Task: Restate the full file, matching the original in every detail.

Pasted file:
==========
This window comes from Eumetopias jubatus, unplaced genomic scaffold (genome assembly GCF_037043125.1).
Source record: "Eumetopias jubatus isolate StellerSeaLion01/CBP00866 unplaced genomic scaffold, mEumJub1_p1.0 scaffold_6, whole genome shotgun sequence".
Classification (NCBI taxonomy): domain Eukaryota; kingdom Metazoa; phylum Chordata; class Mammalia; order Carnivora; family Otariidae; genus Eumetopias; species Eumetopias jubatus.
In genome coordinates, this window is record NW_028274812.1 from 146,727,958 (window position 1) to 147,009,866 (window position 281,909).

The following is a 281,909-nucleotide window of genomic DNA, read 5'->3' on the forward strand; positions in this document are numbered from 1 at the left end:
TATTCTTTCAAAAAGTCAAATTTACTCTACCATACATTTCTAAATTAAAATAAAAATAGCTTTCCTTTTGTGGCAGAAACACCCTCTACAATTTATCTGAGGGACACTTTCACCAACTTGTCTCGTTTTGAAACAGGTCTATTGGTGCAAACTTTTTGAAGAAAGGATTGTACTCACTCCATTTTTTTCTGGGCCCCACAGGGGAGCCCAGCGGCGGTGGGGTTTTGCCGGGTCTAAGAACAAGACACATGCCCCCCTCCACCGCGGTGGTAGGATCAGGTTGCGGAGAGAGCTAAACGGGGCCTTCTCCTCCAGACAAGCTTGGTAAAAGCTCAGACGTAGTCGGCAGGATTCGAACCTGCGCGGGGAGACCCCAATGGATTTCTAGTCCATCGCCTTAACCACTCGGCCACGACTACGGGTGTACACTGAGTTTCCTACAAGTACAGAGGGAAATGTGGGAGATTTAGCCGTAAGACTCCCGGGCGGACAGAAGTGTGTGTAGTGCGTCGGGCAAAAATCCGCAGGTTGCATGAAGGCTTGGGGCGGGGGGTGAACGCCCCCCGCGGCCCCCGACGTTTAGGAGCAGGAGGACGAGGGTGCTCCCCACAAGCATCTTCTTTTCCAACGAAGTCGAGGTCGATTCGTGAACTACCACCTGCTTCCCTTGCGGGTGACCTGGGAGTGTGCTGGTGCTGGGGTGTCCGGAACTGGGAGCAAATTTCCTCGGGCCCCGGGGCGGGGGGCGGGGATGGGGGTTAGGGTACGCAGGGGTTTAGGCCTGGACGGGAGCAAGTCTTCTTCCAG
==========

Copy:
This window comes from Eumetopias jubatus, unplaced genomic scaffold (genome assembly GCF_037043125.1).
Source record: "Eumetopias jubatus isolate StellerSeaLion01/CBP00866 unplaced genomic scaffold, mEumJub1_p1.0 scaffold_6, whole genome shotgun sequence".
Classification (NCBI taxonomy): domain Eukaryota; kingdom Metazoa; phylum Chordata; class Mammalia; order Carnivora; family Otariidae; genus Eumetopias; species Eumetopias jubatus.
In genome coordinates, this window is record NW_028274812.1 from 146,727,958 (window position 1) to 147,009,866 (window position 281,909).

The following is a 281,909-nucleotide window of genomic DNA, read 5'->3' on the forward strand; positions in this document are numbered from 1 at the left end:
TATTCTTTCAAAAAGTCAAATTTACTCTACCATACATTTCTAAATTAAAATAAAAATAGCTTTCCTTTTGTGGCAGAAACACCCTCTACAATTTATCTGAGGGACACTTTCACCAACTTGTCTCGTTTTGAAACAGGTCTATTGGTGCAAACTTTTTGAAGAAAGGATTGTACTCACTCCATTTTTTTCTGGGCCCCACAGGGGAGCCCAGCGGCGGTGGGGTTTTGCCGGGTCTAAGAACAAGACACATGCCCCCCTCCACCGCGGTGGTAGGATCAGGTTGCGGAGAGAGCTAAACGGGGCCTTCTCCTCCAGACAAGCTTGGTAAAAGCTCAGACGTAGTCGGCAGGATTCGAACCTGCGCGGGGAGACCCCAATGGATTTCTAGTCCATCGCCTTAACCACTCGGCCACGACTACGGGTGTACACTGAGTTTCCTACAAGTACAGAGGGAAATGTGGGAGATTTAGCCGTAAGACTCCCGGGCGGACAGAAGTGTGTGTAGTGCGTCGGGCAAAAATCCGCAGGTTGCATGAAGGCTTGGGGCGGGGGGTGAACGCCCCCCGCGGCCCCCGACGTTTAGGAGCAGGAGGACGAGGGTGCTCCCCACAAGCATCTTCTTTTCCAACGAAGTCGAGGTCGATTCGTGAACTACCACCTGCTTCCCTTGCGGGTGACCTGGGAGTGTGCTGGTGCTGGGGTGTCCGGAACTGGGAGCAAATTTCCTCGGGCCCCGGGGCGGGGGGCGGGGATGGGGGTTAGGGTACGCAGGGGTTTAGGCCTGGACGGGAGCAAGTCTTCTTCCAG